Scanning the online version of the Minnesota Farm Bureau Federation’s centennial book, “100 years and growing… The People of the Minnesota Farm Bureau,” stirred my interest in the state’s agricultural history.
It was enlightening to learn what happened and when. Here are some items that caught my eye:
Farm Bureau first. Traverse County organized the first county Farm Bureau in 1913.
Farmers’ club founding. The oldest farmers’ club in Blue Earth County, the Watonwan Farmers Club, was organized by Lake Crystal High School ag teacher and county Farm Bureau agent L. E. McMillon in 1913.
Farm Bureau boom. With World War I, the federal government demanded faster agricultural production. That helped spur the organization of county Farm Bureaus. From 1917-1918, there were Farm Bureau groups in every county across Minnesota. By 1919, every county had an Extension agent, too. The Minnesota Farm Bureau Federation became official Nov. 8, 1919.
Organization. At a 1919 American Farm Bureau Federation meeting in Chicago, a delegate declared: “We shall organize, not to fight or to antagonize, but to cooperate and construct, and to arrange our affairs and the business of agriculture in a broad, business-minded manner.”
Moving picture machine. Several Farm Bureau units in Carlton County in 1922 decided to purchase a $250 moving-picture machine that ran on electricity generated by a “Tin Lizzie.” Each community unit was asked to pay $10 to the county agent to help pay for it.
Land O’Lakes loan. In 1921, MFBF loaned $1,000 to help the Land O’Lakes dairy cooperative become established. By 1922, the co-op was official and two other co-ops had also formed — the Central Livestock Association and Twin City Milk.
Board of directors bylaw. The original MFBF bylaws stated that a woman should have a seat on its state board of directors.
Student loan fund. A Farm Bureau Student Loan Fund was established in 1934 to assist young people who were enrolling in agriculture schools in St. Paul, Morris, Crookston or Grand Rapids. Loans ranging from $10 to $75 were a big help to deserving students.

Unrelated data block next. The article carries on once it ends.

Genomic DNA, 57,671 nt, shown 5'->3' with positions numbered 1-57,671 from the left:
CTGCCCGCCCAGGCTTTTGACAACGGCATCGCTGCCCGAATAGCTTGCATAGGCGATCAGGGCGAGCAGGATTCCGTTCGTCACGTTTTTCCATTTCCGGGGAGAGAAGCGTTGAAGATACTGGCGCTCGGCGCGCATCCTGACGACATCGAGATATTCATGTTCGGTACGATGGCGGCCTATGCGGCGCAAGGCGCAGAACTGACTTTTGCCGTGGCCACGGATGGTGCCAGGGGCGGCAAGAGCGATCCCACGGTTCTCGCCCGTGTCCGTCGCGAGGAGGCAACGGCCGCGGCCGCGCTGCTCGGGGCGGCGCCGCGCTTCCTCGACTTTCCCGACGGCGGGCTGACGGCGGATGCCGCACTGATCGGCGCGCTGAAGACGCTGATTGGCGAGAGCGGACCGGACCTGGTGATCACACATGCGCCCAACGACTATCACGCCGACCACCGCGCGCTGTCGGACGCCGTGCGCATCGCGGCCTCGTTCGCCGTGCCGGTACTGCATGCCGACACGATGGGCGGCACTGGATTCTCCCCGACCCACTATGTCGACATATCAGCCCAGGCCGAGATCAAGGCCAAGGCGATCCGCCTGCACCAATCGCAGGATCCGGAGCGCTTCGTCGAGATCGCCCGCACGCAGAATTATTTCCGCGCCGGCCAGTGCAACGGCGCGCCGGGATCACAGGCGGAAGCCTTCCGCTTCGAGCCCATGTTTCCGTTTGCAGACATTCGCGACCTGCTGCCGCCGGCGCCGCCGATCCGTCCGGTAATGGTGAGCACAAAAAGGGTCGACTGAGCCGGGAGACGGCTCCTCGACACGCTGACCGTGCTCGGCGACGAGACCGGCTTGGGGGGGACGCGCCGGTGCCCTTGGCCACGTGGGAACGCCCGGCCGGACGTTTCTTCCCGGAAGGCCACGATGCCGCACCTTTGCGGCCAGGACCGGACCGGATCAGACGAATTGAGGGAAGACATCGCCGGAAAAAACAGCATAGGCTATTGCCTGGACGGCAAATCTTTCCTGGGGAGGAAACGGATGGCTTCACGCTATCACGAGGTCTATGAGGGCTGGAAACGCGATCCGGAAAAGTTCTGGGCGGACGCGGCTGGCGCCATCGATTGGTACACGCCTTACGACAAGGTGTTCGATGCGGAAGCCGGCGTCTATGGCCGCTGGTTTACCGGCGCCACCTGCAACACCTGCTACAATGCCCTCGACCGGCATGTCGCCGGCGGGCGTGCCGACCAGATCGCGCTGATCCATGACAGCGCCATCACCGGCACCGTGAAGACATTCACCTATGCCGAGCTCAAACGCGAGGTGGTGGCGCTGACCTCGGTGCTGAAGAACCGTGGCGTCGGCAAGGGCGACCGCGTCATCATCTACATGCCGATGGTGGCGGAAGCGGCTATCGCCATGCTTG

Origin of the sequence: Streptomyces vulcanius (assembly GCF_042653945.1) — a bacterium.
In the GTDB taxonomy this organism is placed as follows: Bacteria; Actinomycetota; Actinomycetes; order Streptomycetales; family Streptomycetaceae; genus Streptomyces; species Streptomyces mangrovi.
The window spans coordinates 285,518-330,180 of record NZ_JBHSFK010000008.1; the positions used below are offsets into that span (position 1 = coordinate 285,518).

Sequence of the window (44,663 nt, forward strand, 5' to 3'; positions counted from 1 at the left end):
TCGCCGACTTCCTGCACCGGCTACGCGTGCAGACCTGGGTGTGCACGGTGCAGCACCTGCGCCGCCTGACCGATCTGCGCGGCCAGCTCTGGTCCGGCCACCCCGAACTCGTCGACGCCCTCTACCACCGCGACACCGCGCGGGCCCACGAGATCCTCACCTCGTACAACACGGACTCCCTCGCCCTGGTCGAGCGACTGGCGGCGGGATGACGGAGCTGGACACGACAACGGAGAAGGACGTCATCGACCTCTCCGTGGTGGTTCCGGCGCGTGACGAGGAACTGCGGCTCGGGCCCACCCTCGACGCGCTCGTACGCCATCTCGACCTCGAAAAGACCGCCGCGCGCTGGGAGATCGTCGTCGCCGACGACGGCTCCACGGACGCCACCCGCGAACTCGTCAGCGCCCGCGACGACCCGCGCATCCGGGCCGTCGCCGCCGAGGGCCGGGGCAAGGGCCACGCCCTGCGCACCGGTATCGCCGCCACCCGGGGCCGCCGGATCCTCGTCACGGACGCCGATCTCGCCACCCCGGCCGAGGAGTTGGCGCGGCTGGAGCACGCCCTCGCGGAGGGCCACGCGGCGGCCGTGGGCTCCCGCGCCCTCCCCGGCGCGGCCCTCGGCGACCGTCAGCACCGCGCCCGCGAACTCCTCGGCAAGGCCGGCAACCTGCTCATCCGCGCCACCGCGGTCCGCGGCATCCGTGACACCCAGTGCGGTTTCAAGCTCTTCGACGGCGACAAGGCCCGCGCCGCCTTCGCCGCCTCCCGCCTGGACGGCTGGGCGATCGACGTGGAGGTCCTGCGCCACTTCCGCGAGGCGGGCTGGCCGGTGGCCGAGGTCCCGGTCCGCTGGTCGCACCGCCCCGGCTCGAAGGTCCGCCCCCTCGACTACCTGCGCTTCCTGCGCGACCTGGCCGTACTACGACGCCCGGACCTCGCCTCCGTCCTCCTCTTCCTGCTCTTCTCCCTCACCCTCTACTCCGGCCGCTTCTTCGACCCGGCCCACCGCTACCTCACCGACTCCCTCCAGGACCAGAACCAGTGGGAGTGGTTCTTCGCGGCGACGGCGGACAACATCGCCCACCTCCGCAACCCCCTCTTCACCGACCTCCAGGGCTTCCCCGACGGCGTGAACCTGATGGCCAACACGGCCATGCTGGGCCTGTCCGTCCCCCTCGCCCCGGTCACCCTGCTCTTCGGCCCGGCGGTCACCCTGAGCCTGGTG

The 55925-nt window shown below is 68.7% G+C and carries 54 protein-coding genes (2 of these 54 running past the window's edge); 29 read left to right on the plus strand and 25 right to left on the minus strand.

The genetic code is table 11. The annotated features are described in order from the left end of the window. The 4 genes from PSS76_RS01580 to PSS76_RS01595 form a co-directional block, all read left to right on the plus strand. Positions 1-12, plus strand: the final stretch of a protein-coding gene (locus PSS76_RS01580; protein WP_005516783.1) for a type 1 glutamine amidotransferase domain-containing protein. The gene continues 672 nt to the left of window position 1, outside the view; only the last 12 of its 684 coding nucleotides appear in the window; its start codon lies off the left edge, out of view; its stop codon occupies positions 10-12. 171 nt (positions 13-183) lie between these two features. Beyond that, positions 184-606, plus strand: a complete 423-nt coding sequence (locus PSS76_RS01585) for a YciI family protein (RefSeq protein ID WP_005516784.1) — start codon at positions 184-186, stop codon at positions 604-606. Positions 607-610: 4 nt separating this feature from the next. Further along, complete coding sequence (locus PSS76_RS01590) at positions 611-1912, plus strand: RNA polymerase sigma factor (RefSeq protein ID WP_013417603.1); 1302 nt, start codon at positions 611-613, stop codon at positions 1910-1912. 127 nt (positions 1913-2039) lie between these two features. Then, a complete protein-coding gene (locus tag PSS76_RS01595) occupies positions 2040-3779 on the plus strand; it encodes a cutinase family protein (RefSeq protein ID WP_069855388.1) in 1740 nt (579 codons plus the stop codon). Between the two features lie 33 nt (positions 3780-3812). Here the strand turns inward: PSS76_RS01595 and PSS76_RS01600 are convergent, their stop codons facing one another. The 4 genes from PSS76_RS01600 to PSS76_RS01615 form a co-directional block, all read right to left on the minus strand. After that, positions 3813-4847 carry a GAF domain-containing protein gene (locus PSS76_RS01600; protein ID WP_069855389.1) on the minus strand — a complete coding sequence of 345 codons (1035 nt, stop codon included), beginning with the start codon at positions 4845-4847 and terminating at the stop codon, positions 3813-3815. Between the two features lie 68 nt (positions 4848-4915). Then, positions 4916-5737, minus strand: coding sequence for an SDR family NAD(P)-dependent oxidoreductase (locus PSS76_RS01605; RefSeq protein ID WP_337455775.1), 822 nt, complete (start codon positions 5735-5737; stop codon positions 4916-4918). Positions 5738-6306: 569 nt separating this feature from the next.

Highway safety program. MFBF began a highway safety educational program in 1939. Another motion picture machine was purchased for use in a series of meetings in cooperation with the Minnesota Farm Bureau Insurance director and district agents. The film “Horse Power and Horse Sense” was shown at 134 meetings attended by 15,001 people. It was also shown to 21,661 high school students.
State fair campground. MFBF took over the free Minnesota State Fair campground in 1929. By 1934, more than 10,000 people used the site. The campground provided cooking privileges in the camp kitchen, a reading room and other amenities. All the families had to do was bring their own camping equipment. In 1941, the Minnesota State Fair camp drew 4,170 people, the largest number of farmers camping in the history of the fair.
Song writing contest. Farm Bureau meetings in the 1920s-30s, whether local or state, usually included group singing. Homer Rodeheaver, song leader for the Christian evangelist Billy Sunday, approached AFBF about conducting a song writing contest for a song to include in his songbook so popular with Farm Bureau groups. He offered to pay $2,500 for the winning entry. MFBF promoted the contest and two Blue Earth residents, Lillian Atcherson and Catherine Wilson, contributed several verses. An Indiana woman also submitted a song. Rodeheaver liked them all, declared all three women winners, and published the music and words to create “The American Farm Bureau Spirit,” which he added to his songbook.
Supporting farmer soldiers. In 1943, Mower County Farm Bureau voted to pay dues of farmers fighting in the war.
School bus training. Recognizing the importance of student safety on school busses, state delegates in 1952 passed a safety resolution requiring training for all school bus drivers.
Ethanol outreach. MFBF launched its first ethanol information campaign in the fall of 1986. The initial effort was directed toward automobile mechanics, service station owners, petroleum distributors and auto mechanics students. The intent was to convince mechanics and the petroleum industry that "ethanol is tested and approved as a gas blend and has been unfairly blamed for causing damage to carburetors and other car parts."